PMP Rapid Review: Initiating the Project

  • 8/15/2013


This section contains the answers to the “Can you answer these questions?” sections in this chapter.

Task 1.1: Perform project assessment based upon available information and meetings with the sponsor, customer, and other subject matter experts, in order to evaluate the feasibility of new products or services within the given assumptions and/or constraints.

  1. It is important that all projects are subject to a defined project selection process in order to standardize and provide a robust, defensible process for selecting projects from all the available projects that could be undertaken.
  2. Difficult financial criteria for assessing whether or not the project should go ahead include payback period, present value, and net present value, return on investment, internal rate of return and cost benefit analysis.
  3. The present value is $50,000/((1+ .1)2) = $41 322.31.
  4. The net present value equals -$30,000 + ($7,000/((1+ .08)1)) + ($10,000/((1+ .08)2)) + ($15,000/((1+ .08)3)) = $3, 037.65.
  5. The project sponsor is the person in the organization completing the project who takes ultimate accountability for the success of the project, and provides financial and political support as part of the project charter-approval process.

Task 1.2: Define the high-level scope of the project based on the business and compliance requirements, in order to meet the customer’s project expectations.

  1. The project statement of work contains as much information as is known and a narrative form about the work to be completed in the project. Given that it is developed during the initiating tasks, it does not contain as much information as a fully developed project scope.
  2. The project statement of work is typically in narrative form because that is the easiest way to describe the level of detail that is known about the work to be done at that stage in the project. It is highly unlikely that you can produce a detailed description using diagrams, plans, or drawings at this stage because it will be done at the planning stages.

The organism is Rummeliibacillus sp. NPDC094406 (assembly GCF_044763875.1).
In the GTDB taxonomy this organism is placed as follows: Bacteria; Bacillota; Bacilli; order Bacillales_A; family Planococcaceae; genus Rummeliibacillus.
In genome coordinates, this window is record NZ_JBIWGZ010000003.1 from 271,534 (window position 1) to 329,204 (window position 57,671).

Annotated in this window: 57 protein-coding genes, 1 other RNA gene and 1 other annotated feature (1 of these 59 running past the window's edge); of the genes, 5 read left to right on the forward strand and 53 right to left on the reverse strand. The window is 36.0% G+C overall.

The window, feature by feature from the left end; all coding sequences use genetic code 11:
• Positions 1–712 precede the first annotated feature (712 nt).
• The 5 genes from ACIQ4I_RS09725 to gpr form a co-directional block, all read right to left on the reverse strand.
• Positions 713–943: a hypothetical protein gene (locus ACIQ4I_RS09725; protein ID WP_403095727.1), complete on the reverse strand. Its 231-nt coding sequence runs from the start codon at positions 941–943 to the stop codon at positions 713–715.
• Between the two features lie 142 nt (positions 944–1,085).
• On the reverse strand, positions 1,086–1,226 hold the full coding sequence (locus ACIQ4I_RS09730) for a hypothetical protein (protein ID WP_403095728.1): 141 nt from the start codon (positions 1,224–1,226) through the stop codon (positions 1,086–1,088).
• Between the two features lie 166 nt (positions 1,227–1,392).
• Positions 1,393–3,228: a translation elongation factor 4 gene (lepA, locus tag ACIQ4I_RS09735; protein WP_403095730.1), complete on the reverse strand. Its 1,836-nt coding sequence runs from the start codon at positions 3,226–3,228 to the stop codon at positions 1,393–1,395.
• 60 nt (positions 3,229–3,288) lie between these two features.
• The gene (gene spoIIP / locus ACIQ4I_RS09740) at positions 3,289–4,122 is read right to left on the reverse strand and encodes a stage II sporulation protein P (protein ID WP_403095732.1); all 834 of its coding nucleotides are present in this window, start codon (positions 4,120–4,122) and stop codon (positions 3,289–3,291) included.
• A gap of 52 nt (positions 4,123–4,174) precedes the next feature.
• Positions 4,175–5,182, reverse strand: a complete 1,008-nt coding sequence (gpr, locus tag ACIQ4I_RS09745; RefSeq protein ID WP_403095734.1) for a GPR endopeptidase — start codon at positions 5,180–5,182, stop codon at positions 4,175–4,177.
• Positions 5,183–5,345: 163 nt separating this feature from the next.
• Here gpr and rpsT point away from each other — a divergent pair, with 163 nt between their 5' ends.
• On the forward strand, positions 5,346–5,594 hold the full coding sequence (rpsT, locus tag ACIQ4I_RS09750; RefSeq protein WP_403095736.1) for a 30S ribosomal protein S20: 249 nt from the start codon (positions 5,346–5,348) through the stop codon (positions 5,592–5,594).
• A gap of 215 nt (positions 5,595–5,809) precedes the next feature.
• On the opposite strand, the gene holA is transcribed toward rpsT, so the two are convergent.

3. The product scope refers to the deliverable of the project, and might include technical specifications and requirements about the deliverable. The project scope includes the product scope and all the other work to be done as part of managing the project.
  4. It is important to define customer expectations of the project because they are the party that defines and ultimately pays the deliverable of the project. If you do not understand customer expectations, you will not satisfy them.
  5. It is the responsibility of the project manager to ensure that the stakeholders’ expectations are gathered and documented. He or she might not actually do the work, but must take responsibility for ensuring that it is done.

Task 1.3: Perform key stakeholder analysis using brainstorming, interviewing, and other data-gathering techniques, in order to ensure expectation alignment and gain support for the project.

  1. A stakeholder is best defined as any person, group, or organization that can affect or be affected by your project.
  2. Stakeholders provide expectations and requirements of the project; the best way to gather these expectations and requirements is to use data-gathering techniques to communicate with stakeholders.